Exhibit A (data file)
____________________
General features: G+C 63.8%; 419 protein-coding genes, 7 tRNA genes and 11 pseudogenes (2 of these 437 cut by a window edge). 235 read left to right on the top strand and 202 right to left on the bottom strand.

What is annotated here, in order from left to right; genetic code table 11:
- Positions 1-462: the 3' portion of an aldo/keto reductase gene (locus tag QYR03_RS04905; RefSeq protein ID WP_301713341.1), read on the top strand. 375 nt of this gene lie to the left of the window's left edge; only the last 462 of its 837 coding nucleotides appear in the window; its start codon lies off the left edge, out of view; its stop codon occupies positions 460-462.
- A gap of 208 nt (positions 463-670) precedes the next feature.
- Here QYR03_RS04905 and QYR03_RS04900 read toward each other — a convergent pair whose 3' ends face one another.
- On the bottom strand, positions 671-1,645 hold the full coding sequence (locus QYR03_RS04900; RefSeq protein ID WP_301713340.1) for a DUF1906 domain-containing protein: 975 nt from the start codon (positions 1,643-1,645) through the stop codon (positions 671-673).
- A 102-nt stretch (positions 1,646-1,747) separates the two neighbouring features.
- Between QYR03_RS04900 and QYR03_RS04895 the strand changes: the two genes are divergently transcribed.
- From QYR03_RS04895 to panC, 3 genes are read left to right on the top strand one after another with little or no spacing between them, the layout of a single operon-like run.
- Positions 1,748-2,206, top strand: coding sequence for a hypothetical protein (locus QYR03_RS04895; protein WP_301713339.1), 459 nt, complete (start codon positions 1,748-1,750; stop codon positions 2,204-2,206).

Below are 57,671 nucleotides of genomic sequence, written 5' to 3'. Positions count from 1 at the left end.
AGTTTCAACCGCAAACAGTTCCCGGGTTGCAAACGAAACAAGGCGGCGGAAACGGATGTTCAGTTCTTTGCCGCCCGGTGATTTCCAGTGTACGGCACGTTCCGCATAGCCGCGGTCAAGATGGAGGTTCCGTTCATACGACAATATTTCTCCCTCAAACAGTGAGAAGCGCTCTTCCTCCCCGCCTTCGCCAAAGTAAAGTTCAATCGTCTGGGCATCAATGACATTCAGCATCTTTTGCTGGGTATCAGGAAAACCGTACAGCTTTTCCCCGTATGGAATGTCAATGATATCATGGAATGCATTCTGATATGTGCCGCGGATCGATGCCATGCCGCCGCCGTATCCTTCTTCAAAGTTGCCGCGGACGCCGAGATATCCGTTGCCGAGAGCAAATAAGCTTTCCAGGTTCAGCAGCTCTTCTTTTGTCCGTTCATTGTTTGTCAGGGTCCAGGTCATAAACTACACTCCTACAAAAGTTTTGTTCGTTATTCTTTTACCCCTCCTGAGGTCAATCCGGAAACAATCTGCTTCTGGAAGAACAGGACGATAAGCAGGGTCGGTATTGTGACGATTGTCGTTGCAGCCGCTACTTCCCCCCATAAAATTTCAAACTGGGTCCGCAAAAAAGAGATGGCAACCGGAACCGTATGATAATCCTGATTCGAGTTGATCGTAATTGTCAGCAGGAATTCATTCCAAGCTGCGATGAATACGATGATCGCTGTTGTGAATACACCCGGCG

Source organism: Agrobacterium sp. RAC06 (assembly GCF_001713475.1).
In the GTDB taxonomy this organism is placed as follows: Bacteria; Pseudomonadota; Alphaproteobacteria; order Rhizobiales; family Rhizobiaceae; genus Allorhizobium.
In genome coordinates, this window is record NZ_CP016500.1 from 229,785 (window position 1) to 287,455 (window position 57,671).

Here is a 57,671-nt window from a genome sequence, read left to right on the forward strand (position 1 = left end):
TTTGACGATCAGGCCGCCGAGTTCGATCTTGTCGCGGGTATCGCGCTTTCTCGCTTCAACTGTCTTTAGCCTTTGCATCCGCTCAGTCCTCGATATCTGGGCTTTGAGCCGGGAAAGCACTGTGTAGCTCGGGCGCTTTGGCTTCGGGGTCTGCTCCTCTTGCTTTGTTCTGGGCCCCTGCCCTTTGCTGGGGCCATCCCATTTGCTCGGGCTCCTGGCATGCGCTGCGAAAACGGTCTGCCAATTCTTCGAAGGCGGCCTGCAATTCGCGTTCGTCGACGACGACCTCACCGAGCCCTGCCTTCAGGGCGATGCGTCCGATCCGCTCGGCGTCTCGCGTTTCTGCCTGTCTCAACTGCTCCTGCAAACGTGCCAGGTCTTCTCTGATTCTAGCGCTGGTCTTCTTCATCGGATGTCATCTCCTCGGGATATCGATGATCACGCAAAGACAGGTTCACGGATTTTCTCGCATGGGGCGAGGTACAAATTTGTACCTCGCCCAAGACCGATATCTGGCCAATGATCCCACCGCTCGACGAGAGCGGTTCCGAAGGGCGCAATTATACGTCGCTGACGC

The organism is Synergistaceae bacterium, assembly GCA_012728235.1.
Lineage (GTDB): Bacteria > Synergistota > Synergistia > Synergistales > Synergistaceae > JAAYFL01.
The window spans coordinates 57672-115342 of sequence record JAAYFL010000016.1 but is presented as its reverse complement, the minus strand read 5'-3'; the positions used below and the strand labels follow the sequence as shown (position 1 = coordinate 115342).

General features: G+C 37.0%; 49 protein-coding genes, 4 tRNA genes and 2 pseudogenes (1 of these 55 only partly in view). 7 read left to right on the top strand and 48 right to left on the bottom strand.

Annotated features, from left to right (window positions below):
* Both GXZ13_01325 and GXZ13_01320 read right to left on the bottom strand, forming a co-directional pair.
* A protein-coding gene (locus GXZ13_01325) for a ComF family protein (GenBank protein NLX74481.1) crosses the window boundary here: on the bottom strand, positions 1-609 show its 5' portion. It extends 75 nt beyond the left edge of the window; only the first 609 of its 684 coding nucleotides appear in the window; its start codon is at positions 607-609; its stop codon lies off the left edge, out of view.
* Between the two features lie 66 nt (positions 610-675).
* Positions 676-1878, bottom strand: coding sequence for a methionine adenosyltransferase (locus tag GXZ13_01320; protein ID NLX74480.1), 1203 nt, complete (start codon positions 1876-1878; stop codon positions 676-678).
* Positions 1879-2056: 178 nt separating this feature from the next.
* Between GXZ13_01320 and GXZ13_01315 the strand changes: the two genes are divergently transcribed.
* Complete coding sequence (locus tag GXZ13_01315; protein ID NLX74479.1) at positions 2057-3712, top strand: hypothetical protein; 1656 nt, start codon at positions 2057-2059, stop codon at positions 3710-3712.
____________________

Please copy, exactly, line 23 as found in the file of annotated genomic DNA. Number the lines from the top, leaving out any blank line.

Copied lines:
* Both GXZ13_01325 and GXZ13_01320 read right to left on the bottom strand, forming a co-directional pair.